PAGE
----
President Gayle D. Beebe has returned from his historic meeting with Pope Francis inspired and motivated. “I have a renewed sense of the necessity and importance of my work at Westmont and with the broader Christian community and the opportunity to carry it out with so many wonderful people,” he says.
Beebe and 14 North American, non-Catholic, Christian leaders met privately with the pope on June 5 at the Vatican. Beebe, representing Christian higher education in the ecumenical conversation, was joined by politicians, theologians and pastors. He was the only college president in the group that included, Doug Coe, associate director of the Fellowship, Senator Mike Lee of Utah, former Senator Dirk Kempthorne of Idaho, and Joel Osteen, pastor of the largest congregation in North America.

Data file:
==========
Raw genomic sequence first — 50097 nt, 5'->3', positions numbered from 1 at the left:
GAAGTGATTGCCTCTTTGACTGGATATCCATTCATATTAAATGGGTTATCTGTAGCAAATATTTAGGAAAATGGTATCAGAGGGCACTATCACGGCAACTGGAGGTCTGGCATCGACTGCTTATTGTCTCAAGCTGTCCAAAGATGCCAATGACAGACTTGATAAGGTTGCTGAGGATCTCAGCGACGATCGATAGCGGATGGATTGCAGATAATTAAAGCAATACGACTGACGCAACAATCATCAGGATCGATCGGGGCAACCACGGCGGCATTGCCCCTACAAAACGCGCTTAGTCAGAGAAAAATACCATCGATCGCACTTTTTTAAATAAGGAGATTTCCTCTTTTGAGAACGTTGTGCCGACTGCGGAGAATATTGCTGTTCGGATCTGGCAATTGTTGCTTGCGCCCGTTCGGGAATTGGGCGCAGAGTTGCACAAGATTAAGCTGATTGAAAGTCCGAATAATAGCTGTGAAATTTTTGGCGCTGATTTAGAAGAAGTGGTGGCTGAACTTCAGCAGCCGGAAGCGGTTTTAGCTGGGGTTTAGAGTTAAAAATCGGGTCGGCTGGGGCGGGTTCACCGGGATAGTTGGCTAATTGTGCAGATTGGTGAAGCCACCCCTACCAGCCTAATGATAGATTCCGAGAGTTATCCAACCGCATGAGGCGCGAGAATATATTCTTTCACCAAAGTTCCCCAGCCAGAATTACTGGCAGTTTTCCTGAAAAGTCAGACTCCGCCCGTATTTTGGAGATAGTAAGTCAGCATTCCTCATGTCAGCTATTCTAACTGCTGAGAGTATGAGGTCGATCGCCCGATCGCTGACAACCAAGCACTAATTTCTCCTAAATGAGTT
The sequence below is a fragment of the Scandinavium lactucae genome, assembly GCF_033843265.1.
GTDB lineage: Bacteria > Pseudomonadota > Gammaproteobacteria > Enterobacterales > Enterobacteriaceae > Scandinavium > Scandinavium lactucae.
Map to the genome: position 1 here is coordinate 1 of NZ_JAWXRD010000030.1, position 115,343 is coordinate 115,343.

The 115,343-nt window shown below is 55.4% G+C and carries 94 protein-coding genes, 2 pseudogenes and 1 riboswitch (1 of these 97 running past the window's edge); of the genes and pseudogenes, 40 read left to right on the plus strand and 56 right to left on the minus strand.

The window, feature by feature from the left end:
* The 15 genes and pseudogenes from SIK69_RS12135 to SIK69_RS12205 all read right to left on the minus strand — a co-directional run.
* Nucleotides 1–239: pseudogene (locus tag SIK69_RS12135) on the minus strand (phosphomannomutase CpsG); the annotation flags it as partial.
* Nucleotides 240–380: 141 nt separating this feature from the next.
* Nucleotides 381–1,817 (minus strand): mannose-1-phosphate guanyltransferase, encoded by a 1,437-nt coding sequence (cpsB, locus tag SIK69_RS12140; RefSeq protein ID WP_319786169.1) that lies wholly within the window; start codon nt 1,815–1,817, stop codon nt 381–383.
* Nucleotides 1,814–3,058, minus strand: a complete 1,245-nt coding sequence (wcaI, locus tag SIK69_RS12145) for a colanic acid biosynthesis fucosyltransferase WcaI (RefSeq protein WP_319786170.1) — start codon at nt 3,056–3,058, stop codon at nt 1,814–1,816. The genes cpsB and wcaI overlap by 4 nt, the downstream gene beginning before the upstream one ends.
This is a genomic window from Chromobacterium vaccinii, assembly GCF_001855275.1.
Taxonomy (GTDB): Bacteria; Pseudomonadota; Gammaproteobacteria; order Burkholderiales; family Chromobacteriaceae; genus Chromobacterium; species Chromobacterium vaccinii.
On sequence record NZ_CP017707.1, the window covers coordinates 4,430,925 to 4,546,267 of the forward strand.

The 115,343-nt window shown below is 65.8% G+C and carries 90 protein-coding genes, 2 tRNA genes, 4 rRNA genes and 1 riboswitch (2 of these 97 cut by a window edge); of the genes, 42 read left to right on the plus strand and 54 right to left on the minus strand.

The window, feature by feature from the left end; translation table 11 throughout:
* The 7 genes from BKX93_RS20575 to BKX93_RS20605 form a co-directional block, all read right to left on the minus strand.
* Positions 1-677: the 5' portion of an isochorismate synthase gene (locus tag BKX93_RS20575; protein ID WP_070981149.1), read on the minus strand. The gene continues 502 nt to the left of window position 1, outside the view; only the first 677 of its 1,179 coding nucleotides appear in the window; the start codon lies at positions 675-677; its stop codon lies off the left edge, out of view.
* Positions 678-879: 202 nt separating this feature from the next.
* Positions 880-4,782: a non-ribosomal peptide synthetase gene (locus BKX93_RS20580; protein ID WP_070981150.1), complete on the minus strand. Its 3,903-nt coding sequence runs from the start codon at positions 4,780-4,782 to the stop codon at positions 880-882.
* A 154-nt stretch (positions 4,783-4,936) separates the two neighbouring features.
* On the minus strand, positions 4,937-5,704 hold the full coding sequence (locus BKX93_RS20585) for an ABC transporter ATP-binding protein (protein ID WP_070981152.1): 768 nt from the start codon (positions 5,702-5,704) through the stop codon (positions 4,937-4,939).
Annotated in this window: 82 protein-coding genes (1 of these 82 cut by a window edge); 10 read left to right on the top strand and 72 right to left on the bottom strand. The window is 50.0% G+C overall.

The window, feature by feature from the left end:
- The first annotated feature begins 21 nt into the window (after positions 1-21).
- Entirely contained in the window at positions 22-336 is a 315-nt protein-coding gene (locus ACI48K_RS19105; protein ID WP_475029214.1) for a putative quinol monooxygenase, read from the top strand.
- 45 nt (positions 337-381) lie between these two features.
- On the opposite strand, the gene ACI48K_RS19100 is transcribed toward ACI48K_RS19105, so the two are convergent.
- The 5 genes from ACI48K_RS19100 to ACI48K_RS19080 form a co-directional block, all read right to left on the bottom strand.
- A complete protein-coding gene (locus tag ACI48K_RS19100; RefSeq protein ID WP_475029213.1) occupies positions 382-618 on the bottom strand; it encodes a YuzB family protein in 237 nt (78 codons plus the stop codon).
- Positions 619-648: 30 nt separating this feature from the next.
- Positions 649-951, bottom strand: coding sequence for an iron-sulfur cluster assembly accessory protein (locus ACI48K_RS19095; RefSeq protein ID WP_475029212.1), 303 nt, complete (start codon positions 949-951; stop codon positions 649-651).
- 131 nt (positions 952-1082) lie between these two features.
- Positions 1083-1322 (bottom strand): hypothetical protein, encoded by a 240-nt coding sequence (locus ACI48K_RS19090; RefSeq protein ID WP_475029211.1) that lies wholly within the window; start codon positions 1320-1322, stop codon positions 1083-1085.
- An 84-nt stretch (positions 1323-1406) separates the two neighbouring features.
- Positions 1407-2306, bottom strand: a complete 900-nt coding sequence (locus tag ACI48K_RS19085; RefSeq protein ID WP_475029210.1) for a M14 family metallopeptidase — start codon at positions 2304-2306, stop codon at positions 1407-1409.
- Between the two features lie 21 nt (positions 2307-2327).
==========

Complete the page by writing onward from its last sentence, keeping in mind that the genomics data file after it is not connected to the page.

The pope invited the non-Catholic church leaders to discuss the question: “Can we find common ground in order to advance the life and ministry of Jesus so more people can experience the joy of Christian faith?”
Beebe says he experienced an overwhelming sense of joy when he was with the pope. “He is incredibly warm and personable,” he says. “Not remote in the least. And the sense of coordinated purpose — the cardinals heading up his initiative have a strong sense of intentionality and purpose.”
Beebe says the key to finding common ground will be to focus on the wide array of issues where the two sides can work together. “We need to learn to respect difference on non-essentials and celebrate unity on our common interest and desire to follow Christ,” he says.
Montecito’s four churches, known collectively as the M-4, meet periodically each year for a joint service projects. Montecito Covenant, All Saints-by-the-Sea Episcopal, El Montecito Presbyterian and Our Lady of Mount Carmel Churches also gather for an annual Thanksgiving worship service. “M-4 is a microcosm of Pope Francis’ interest that we get outside ourselves,” Beebe says. “All followers of God know that the greatest blessings in life come when we stop focusing on ourselves and begin to focus on others.”